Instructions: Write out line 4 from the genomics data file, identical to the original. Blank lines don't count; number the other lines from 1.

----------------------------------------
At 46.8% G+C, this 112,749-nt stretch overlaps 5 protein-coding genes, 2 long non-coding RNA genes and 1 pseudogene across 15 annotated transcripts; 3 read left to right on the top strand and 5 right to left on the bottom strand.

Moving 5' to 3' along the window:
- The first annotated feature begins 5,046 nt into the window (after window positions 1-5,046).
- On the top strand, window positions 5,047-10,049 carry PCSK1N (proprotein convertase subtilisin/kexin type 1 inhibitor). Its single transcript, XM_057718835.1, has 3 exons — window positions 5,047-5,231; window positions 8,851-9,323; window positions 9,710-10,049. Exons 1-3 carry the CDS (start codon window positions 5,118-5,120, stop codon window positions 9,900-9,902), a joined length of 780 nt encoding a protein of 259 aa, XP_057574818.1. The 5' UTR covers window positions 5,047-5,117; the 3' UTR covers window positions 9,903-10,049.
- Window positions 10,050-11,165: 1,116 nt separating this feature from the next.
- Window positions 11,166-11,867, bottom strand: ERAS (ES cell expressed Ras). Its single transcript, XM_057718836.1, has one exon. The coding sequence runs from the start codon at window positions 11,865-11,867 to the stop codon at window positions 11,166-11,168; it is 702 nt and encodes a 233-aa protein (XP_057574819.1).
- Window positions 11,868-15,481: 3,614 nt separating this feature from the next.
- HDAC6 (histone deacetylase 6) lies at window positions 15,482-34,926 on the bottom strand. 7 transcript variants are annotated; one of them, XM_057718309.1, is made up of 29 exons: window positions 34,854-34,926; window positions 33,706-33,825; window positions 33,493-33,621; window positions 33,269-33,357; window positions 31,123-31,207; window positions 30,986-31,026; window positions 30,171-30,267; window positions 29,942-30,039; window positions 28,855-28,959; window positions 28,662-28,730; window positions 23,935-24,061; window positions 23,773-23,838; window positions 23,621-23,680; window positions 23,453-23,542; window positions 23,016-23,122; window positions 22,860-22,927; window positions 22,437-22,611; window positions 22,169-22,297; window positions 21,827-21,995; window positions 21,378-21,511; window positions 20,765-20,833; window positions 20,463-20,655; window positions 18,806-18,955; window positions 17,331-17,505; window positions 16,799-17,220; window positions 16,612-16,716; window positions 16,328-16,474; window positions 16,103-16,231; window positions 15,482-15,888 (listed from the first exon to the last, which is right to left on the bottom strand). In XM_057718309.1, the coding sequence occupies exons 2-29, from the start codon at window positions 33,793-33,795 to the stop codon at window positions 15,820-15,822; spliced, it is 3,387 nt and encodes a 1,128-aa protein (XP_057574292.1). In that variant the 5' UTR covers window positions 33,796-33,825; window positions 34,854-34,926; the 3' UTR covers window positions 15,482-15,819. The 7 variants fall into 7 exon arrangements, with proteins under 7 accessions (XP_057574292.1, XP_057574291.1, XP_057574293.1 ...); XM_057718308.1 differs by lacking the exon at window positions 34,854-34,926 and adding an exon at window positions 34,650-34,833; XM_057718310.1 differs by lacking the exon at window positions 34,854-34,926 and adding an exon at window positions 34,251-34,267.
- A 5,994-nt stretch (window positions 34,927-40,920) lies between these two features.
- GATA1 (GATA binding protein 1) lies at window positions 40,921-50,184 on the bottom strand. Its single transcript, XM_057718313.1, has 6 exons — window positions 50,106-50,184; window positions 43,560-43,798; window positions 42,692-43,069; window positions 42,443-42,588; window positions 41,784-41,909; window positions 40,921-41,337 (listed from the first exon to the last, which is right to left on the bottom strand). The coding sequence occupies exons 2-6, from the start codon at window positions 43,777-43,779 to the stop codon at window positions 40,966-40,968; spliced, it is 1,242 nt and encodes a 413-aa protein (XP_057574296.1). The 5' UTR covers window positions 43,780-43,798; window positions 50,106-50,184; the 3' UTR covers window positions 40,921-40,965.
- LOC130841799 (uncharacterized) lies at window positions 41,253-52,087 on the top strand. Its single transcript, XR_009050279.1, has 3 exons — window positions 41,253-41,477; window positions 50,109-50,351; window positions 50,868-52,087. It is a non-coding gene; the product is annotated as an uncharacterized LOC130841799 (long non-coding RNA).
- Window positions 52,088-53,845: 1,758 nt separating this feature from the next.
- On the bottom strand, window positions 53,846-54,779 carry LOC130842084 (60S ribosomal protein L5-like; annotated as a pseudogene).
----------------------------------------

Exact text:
- On the top strand, window positions 5,047-10,049 carry PCSK1N (proprotein convertase subtilisin/kexin type 1 inhibitor). Its single transcript, XM_057718835.1, has 3 exons — window positions 5,047-5,231; window positions 8,851-9,323; window positions 9,710-10,049. Exons 1-3 carry the CDS (start codon window positions 5,118-5,120, stop codon window positions 9,900-9,902), a joined length of 780 nt encoding a protein of 259 aa, XP_057574818.1. The 5' UTR covers window positions 5,047-5,117; the 3' UTR covers window positions 9,903-10,049.